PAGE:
We see that white box adversaries don’t transfer between convex and 01 loss but can we attack a 01 loss model with a convex substitute model (Papernot et al., 2016a)? In this subsection we consider binary and multiclass classification on all three datasets. For all four methods we use 32 votes and one-vs-all multiclass classification. We use adversarial data augmentation (Papernot et al., 2016a)

to iteratively train a substitute model trained on label outputs from the target model. In each epoch we generate white box adversaries targeting the substitute model with the FGSM method

(Goodfellow et al., 2014) and evaluate them on the target. Note that our black box attack is untargeted, we are mainly interested in misclassifying the data and not the misclassification label. See Supplementary Material for the full substitute model learning algorithms but it is essentially the method of Papernot et. al. (Papernot et al., 2016a).

2.2.1 Convex substitute model

(a) MNIST
(b) CIFAR10 binary (class 0 and 1)
(b) CIFAR10
(c) Mini ImageNet
Figure 2: Multiclass untargeted black box attack with a dual 200 node hidden layer logistic loss network as the substitute model. In epoch 0 are the clean test accuracies.

In Figure 2 we see the accuracy of target models on adversaries generated from a convex substitute model. Specifically we use a dual hidden layer neural network with logistic loss and 200 nodes in each hidden layer as the substitute model. Like in the white box attacks we use values commonly used on these datasets. In MNIST (Figure 2(a)) we see a rapid drop in accuracy in the first few epochs and somewhat flat after epoch 10. We don’t see a considerable difference between the 01 loss and convex sibling models on MNIST although MLP01 has the highest accuracy.

On CIFAR10 and Mini ImageNet we see much more pronounced differences. In CIFAR10 binary classification (Figure 2(b)) we see that even though both MLP and MLP01 start off with clean test accuracies of 88% and 86% respectively, at the end of the 20th epoch MLP01 has 58% accuracy on adversarial examples while MLP has 7% accuracy. We see similar results on Mini ImageNet binary classification in the Supplementary Material. In CIFAR10 multiclass (Figure 2(c)) at the end of the 20th epoch the difference in accuracy between MLP and MLP01 is 24% even though both methods start off with about the same accuracy on clean test data. Similarly on Mini ImageNet MLP01 is 20.7% higher in accuracy than MLP in the 20th epoch. This is particularly interesting since MLP01 started off with a higher accuracy on Mini ImageNet and in general we expect more accurate models to be less robust (Raghunathan et al., 2019; Zhang et al., 2019; Tsipras et al., 2018). However that is not the case here. Even if we give MLP the advantage of 400 hidden nodes in a shared weight network instead of one-vs-all, its accuracy in the 20th epoch is 13% lower than MLP01.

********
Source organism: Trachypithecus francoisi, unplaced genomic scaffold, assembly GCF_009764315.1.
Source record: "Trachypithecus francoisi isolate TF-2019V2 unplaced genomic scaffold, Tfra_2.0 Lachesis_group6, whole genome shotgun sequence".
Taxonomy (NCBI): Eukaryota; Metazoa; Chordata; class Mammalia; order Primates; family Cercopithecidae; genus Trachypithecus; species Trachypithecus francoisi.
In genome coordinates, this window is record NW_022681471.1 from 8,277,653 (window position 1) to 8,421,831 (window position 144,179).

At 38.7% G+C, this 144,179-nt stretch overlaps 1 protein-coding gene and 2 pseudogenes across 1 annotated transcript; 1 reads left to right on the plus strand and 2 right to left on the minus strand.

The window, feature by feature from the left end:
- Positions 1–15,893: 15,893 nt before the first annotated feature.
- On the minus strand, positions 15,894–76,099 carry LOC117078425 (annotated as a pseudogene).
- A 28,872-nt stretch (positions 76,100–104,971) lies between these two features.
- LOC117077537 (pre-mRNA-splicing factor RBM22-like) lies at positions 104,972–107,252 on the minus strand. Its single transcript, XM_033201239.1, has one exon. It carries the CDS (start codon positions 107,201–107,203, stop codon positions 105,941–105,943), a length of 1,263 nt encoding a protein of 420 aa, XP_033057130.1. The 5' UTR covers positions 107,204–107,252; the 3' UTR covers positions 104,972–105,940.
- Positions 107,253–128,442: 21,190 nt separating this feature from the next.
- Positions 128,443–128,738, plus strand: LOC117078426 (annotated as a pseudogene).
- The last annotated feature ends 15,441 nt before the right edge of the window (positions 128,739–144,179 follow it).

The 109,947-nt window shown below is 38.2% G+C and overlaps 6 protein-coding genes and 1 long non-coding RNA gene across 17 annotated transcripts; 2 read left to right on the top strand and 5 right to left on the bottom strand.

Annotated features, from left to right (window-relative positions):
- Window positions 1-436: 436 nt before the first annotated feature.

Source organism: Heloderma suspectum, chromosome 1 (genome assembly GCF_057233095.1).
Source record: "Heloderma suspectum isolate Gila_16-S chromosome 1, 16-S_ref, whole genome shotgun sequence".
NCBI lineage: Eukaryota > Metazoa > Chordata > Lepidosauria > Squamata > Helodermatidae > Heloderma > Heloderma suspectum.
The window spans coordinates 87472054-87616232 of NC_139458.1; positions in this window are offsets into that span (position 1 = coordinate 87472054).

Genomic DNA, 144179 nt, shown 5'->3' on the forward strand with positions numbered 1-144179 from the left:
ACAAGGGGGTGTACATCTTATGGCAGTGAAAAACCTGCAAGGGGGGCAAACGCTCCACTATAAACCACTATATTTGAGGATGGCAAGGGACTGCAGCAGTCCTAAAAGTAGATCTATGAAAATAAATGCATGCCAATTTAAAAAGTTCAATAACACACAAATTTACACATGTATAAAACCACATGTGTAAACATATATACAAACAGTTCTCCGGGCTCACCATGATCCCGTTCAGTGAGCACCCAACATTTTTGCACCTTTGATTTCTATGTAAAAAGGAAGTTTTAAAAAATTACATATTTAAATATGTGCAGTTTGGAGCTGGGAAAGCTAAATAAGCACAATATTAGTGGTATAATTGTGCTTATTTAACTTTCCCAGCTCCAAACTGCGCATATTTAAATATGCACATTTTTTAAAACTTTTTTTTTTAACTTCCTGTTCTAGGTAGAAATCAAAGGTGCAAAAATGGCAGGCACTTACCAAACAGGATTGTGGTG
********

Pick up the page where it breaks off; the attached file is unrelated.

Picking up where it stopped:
We have already seen earlier in white box attacks that adversaries transfer between SVM and SCD01 on MNIST but not so much on CIFAR10 and Mini ImageNet. The same phenomena can be used to explain the results we see here. On MNIST the convex substitute model can attack SCD01 and MLP01 as effectively as convex models due to better transferability on MNIST. Due to poor transferability on CIFAR10 and Mini ImageNet we see that the attack is less effective on SCD01 and MLP01. In the next subsection we explore what happens if the substitute model is SCD01.